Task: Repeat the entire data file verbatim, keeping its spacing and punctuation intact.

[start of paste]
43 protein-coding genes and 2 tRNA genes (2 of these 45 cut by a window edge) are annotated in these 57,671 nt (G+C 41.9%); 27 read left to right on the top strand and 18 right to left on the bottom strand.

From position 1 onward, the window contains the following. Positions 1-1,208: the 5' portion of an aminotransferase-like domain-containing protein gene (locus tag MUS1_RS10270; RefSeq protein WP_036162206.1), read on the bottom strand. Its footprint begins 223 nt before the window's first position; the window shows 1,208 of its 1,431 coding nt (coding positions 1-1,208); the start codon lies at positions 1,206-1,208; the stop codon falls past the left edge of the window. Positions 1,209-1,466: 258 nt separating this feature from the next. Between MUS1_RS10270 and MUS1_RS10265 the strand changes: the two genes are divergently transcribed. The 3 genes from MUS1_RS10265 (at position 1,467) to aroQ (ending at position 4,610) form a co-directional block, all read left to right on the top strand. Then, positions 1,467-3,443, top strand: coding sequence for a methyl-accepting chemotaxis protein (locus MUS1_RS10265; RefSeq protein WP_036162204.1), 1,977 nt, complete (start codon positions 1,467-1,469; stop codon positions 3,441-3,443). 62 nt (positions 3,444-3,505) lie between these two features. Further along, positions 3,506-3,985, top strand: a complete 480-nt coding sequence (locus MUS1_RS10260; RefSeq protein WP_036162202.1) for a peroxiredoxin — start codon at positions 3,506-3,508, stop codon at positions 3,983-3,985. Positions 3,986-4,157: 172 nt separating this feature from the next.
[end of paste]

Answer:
43 protein-coding genes and 2 tRNA genes (2 of these 45 cut by a window edge) are annotated in these 57,671 nt (G+C 41.9%); 27 read left to right on the top strand and 18 right to left on the bottom strand.

From position 1 onward, the window contains the following. Positions 1-1,208: the 5' portion of an aminotransferase-like domain-containing protein gene (locus tag MUS1_RS10270; RefSeq protein WP_036162206.1), read on the bottom strand. Its footprint begins 223 nt before the window's first position; the window shows 1,208 of its 1,431 coding nt (coding positions 1-1,208); the start codon lies at positions 1,206-1,208; the stop codon falls past the left edge of the window. Positions 1,209-1,466: 258 nt separating this feature from the next. Between MUS1_RS10270 and MUS1_RS10265 the strand changes: the two genes are divergently transcribed. The 3 genes from MUS1_RS10265 (at position 1,467) to aroQ (ending at position 4,610) form a co-directional block, all read left to right on the top strand. Then, positions 1,467-3,443, top strand: coding sequence for a methyl-accepting chemotaxis protein (locus MUS1_RS10265; RefSeq protein WP_036162204.1), 1,977 nt, complete (start codon positions 1,467-1,469; stop codon positions 3,441-3,443). 62 nt (positions 3,444-3,505) lie between these two features. Further along, positions 3,506-3,985, top strand: a complete 480-nt coding sequence (locus MUS1_RS10260; RefSeq protein WP_036162202.1) for a peroxiredoxin — start codon at positions 3,506-3,508, stop codon at positions 3,983-3,985. Positions 3,986-4,157: 172 nt separating this feature from the next.